In response to your question, I do not think it is a matter of buying a book, however. It is a matter of practice. Take a novel that you have written or even one that you've read before. Attempt to focus the plot and message of the book into a short story. Evaluate the end result: does it make you feel the message, or was it lost in translation? Rinse and repeat, as they say. Focus on capturing the emotion and message of a piece, over its details and grandeur. Before long, you will be an expert short story writer. :)

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You would not want the reader to think you wrote a short story from what you picked up in studying to write novels, do you?

The two are different genres and for a reader, each has a different sense of appeal.

You do have to think afresh and approach your writing from a different perspective.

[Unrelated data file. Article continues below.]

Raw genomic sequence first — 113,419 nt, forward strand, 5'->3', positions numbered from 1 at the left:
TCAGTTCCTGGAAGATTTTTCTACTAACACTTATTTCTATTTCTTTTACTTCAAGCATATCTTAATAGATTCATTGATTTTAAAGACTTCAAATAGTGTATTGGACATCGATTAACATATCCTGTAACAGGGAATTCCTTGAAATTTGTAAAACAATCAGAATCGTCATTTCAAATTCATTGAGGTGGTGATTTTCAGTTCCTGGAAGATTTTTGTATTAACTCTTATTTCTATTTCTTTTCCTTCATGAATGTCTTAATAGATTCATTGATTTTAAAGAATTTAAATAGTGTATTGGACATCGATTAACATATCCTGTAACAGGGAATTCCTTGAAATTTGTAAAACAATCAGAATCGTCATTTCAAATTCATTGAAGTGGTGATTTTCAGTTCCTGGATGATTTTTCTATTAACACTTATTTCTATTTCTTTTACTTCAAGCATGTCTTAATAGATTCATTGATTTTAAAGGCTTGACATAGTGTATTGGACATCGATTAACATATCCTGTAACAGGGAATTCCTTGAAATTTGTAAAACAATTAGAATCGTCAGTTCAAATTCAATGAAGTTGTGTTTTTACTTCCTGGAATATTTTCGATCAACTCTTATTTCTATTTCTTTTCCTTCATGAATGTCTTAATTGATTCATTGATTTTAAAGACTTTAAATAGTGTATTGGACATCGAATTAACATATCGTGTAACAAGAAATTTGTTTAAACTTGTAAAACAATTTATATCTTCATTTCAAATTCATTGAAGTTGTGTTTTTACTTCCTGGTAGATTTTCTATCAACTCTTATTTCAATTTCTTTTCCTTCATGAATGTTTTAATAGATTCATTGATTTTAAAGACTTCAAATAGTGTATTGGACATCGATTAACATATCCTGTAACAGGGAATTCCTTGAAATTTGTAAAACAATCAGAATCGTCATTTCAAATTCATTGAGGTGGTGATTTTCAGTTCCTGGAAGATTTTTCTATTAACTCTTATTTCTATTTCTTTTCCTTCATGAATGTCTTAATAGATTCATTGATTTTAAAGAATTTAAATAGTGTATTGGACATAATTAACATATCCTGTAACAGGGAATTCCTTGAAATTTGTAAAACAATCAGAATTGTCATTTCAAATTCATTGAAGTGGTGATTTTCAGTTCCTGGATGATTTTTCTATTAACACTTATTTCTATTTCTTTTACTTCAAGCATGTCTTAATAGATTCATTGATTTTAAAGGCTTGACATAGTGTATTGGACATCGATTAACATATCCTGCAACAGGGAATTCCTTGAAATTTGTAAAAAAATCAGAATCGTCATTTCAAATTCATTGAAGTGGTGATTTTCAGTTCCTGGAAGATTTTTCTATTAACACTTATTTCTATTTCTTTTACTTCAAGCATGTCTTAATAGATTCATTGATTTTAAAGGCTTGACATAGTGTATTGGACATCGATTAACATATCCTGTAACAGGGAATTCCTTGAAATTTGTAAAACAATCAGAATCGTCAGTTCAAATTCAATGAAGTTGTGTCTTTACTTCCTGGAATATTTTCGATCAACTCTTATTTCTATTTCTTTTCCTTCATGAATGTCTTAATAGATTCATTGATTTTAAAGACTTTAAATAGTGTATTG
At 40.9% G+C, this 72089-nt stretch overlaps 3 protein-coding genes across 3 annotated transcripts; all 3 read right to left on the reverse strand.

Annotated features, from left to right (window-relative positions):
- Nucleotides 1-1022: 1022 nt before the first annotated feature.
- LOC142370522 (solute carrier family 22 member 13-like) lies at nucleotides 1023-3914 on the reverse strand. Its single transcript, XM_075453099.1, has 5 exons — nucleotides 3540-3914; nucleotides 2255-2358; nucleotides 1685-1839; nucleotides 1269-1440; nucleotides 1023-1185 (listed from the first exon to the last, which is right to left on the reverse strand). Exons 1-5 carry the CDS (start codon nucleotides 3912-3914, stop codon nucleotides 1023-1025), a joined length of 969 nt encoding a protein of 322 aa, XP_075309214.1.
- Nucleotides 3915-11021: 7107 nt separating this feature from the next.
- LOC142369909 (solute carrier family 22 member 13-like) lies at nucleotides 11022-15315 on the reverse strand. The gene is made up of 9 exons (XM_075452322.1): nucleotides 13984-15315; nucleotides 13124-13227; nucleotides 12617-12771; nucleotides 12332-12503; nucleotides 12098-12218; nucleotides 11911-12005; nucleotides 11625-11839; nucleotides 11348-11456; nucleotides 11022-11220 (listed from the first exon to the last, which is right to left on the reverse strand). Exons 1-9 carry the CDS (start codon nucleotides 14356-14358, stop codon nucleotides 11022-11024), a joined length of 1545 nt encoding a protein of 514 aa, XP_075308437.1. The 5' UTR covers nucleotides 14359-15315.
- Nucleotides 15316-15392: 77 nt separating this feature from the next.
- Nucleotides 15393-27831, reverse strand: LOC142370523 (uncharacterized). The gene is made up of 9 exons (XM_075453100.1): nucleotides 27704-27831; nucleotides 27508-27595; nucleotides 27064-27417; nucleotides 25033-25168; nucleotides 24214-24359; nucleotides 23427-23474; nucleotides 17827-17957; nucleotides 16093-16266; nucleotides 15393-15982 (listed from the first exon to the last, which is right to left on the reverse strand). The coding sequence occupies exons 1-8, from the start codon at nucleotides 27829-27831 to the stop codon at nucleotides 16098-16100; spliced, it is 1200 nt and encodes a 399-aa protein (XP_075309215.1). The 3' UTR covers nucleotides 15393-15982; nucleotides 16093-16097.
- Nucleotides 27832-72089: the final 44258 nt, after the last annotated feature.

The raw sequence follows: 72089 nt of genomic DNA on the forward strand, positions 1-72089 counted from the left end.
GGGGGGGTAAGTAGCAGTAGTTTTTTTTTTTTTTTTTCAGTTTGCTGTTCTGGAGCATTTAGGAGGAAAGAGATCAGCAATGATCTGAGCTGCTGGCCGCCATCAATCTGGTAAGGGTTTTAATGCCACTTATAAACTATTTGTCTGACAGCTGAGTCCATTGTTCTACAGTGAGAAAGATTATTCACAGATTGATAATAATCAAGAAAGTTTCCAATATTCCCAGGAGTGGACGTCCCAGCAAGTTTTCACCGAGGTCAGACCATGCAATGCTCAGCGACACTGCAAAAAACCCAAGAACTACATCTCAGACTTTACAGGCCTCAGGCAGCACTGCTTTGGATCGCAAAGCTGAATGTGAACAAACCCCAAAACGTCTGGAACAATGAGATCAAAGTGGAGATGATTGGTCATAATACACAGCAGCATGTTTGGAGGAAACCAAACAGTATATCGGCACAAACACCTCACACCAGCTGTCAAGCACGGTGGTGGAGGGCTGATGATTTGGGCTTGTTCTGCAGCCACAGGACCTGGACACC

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Why ahouldn't readers thing I'm using novel skills to write short stories? Any time I skim books or websites on the subject, I find the advice tends to run along the exact same lines I've read for novels in terms of characterization, plot structure, ect. –  Sheelawolf Feb 18 '12 at 13:03
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I'm afraid this doesn't answer the question. You don't say what OP should know, or what is different between the two formats. You just say that there is a difference, which is not particularly helpful. –  Standback Feb 23 '12 at 13:24